The memoir Dancing with Mr. D, written by a Dutch nursing-home doctor named Bert Keizer. Keizer writes about a patient who had been tentatively diagnosed with lung cancer. A relative tells Keizer that the man wants to be given a lethal injection, a request later confirmed by the patient. Keizer quickly agrees to perform the killing. Demonstrating the utter uselessness of "protective guidelines," Keizer never tells his patient about treatment options that may be available or how the pain and other symptoms of cancer can be palliated effectively. He never checks to see if the man has been pressured into wanting a hastened death or is depressed. Indeed, Keizer doesn't even take the time to confirm the diagnosis with certainty or to prepare a prognosis about the expected course of the disease. When a colleague asks, why rush, and points out that the man isn't suffering terribly, Keizer snaps:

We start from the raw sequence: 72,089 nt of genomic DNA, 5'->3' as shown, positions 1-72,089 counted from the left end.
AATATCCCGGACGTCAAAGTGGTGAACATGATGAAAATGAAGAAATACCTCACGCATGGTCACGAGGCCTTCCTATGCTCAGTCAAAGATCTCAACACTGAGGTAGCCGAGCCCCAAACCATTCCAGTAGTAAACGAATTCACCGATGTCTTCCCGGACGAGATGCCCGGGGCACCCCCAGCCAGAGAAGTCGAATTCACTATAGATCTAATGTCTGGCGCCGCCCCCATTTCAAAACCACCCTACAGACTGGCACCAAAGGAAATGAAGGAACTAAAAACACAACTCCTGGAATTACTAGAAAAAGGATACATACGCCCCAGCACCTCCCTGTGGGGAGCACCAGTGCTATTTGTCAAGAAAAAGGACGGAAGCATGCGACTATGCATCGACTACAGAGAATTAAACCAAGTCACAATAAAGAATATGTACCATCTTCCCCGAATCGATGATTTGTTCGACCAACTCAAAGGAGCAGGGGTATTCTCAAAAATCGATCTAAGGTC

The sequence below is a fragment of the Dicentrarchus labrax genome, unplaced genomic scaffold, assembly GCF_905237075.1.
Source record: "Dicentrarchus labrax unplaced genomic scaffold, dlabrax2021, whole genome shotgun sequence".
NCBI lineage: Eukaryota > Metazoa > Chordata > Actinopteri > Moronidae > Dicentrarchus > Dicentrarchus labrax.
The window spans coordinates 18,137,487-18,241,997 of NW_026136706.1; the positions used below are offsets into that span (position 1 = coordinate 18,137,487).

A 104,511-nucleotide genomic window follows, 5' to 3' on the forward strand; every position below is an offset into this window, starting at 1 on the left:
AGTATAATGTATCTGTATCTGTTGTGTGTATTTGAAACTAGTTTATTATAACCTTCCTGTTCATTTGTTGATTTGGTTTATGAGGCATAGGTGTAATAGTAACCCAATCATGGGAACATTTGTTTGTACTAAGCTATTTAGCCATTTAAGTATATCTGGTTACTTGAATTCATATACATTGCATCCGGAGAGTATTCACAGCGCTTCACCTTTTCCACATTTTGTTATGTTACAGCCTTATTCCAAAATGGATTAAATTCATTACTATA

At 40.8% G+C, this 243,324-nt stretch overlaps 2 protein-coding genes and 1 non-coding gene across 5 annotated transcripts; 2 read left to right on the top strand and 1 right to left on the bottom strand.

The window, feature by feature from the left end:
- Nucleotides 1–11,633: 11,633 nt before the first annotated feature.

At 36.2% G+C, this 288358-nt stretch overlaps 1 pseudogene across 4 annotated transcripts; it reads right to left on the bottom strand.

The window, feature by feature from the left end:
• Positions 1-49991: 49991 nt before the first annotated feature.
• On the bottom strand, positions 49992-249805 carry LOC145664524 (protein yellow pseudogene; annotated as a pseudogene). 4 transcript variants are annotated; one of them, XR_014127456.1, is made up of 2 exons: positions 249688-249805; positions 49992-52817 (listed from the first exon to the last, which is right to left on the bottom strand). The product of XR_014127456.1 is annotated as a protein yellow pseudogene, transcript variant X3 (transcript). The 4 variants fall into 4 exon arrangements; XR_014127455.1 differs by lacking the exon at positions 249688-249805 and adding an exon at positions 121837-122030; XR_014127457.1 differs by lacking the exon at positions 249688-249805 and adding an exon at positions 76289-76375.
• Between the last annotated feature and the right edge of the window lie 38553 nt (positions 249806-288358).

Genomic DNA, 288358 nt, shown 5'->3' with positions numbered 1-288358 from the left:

Is it for us to answer this question? All I know is that he wants to die more or less upright and that he doesn't want to crawl to his grave the way a dog crawls howling to the side walk after he's been hit by a car. The next day, he lethally injects his patient, telling his colleagues as he walks to the man's room to do the deed, "If anyone so much as whispers cortisone [a palliative agent] or 'uncertain diagnosis,' I'll hit him."